Newspaper Article 2002 – Ray served his country on a remote coral atoll

6    Taupo Times, Thursday October 10, 2002

Our kind of people

They also serve who only stand and watch – Ray Griffiths spent 15 months during World War II on a remote coral atoll with other Kiwis keeping a lookout for enemies who might try to disrupt the vital cable link from the South Pacific to the rest of the world…

Ray served his country on a remote coral atoll

by Sue Hawkins

Ray Griffiths’ secondary schooling in New Zealand got off to a shaky start.  It was his first day at Napier Boys’ High School and the date was February 3.

The entire school had been gathered in the assembly hall earlier that morning, but the boys were back in their classrooms at 10.46am.  The year was 1931 and a mere 46.3 seconds later disaster struck.

An earthquake measuring 7.9 on the Richter Scale with an epicentre 15.2 km north of Napier hit, resulting in New Zealand’s greatest natural disaster. The death toll was 258 people in Napier, Hastings and Wairoa, with 162 deaths in Napier.

At Napier Boys’ the new assembly hall collapsed like a pack of cards.

The main quake lasted two and a half minutes and there were about 150 aftershocks in the next 12 hours.

Within minutes fires spread through the city of Napier – mostly started in chemist shops where Bunsen burners were operated close to flammable materials.

Young Ray was in a classroom with teacher Rupert Worker and, along with other students, fled from the room.

“We grabbed our bikes and took off.”

Damaged buildings blocked his usual route home along Emerson St and the fires were already starting.

When he got home to Shakespeare Rd the family house was still standing but minus the chimney.

Like other Napier people, as the after shocks continued and the stability of housing was threatened, the Griffiths family took off to sleep on the beach.

The navy was on hand with the HMS Veronica moored at West Quay.

The ship’s radio alerted the outside world to the disaster and within 24 hours another two ships, Dunedin and Diomede, arrived bringing medical staff and equipment and supplies for rescue work and survival.

Palmerston North became the main “refugee” centre as hundreds of people – mainly the elderly or mothers and children – were evacuated there.

Ray was supposed to have attended Palmerston North Boys’ High while living there.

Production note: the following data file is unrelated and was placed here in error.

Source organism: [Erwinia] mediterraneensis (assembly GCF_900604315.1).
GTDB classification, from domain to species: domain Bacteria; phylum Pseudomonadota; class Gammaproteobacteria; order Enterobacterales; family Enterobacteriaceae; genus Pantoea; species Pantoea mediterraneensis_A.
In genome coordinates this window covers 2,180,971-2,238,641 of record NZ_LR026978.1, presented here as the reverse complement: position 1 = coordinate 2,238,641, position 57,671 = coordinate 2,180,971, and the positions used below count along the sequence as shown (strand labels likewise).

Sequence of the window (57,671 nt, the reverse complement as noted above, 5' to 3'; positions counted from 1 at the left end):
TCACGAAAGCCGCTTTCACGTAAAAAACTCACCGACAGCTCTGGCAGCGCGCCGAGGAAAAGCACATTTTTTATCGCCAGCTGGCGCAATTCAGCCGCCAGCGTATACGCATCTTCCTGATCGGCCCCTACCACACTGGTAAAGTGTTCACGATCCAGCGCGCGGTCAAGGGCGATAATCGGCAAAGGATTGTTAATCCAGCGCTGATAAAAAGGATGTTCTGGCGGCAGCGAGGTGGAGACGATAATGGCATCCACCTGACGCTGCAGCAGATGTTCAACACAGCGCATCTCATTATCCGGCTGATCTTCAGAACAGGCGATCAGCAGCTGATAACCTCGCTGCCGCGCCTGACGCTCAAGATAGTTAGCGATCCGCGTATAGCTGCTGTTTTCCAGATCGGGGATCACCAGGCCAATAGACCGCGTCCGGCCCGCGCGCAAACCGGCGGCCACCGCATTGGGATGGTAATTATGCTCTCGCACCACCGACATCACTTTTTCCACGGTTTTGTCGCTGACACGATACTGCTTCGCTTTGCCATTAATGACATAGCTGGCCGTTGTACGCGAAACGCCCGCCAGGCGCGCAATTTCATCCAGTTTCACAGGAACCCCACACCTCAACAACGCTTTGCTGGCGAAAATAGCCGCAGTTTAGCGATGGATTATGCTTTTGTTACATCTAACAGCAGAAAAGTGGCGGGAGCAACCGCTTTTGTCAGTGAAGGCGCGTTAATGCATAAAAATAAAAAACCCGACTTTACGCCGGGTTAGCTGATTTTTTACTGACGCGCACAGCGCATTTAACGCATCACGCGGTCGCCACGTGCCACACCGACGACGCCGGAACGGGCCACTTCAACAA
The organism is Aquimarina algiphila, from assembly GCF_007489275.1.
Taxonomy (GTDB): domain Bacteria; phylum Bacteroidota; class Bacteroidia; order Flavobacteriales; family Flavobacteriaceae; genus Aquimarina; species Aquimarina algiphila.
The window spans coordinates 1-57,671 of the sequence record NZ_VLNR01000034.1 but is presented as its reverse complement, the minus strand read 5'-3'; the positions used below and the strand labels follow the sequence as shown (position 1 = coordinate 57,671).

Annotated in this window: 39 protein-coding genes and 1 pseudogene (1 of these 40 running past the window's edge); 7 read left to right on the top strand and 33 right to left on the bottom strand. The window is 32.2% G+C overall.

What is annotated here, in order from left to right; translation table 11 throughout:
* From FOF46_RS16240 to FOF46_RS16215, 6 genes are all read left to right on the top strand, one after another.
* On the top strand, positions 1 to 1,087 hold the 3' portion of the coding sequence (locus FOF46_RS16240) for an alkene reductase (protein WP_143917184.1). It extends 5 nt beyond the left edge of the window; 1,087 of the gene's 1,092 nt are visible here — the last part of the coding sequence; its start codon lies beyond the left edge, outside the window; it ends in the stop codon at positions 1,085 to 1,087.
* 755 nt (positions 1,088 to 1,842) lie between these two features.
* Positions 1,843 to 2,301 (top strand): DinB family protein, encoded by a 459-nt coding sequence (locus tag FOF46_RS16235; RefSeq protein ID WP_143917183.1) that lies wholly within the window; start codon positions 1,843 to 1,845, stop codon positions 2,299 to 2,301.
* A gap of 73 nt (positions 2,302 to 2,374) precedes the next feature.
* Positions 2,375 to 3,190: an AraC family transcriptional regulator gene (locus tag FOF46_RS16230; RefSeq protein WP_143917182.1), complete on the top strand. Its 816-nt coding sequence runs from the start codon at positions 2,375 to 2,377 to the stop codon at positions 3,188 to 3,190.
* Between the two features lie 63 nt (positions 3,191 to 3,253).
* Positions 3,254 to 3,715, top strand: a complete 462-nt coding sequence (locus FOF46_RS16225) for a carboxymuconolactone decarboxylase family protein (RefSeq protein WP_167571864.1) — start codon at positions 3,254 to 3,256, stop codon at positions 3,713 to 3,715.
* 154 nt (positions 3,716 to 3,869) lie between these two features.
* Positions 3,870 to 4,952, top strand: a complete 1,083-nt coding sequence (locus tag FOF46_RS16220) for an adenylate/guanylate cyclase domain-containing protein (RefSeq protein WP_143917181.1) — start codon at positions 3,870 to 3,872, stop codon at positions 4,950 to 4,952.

“I went a couple of times and then I didn’t go back.”

They returned to Napier after Easter.

Many classes at Napier Boys’ were held in marquees while damaged classrooms were repaired.  Only the assembly hall collapsed completely.

Today Ray says the earthquake and its aftermath may have been devastating for adults, but was more of an adventure for the schoolboys of the day.

Despite the shaky start, he made good friends at Napier Boys’ – one [in] fact who was to influence his wife Eunice and Ray to make Taupo their retirement home 22 years ago.

He was John Greenfield, and the two men shared a love of fly-fishing.’

John also persuaded Ray to take on the role of secretary at the Taupo District Museum and Art Society.

Ray had come to New Zealand as a six-year-old in 1923 when his parents decided New Zealand offered a better life than England.

His most vivid memories of the long sea voyage were the fairly primitive conditions in third class and the vivid sunsets.  “Very similar to those we have here in Taupo.”

After secondary school, the depression years meant he faced a tough time getting work.

While he landed a job as a clerk in an insurance company, he had tried joining the Navy.  But poor eyesight was to prove a bar and also stopped him joining the newly formed New Zealand Air Force, even in any role outside of flying.

After World War II broke out, he volunteered when second echelon was about to head overseas, but again his eyesight let him down.

Ray finally got an opportunity to sign up with the Territorials, but that involved another eye-sight test.

“By that time, I had memorised the chart so I got a grade one ranking with grade three eyesight.”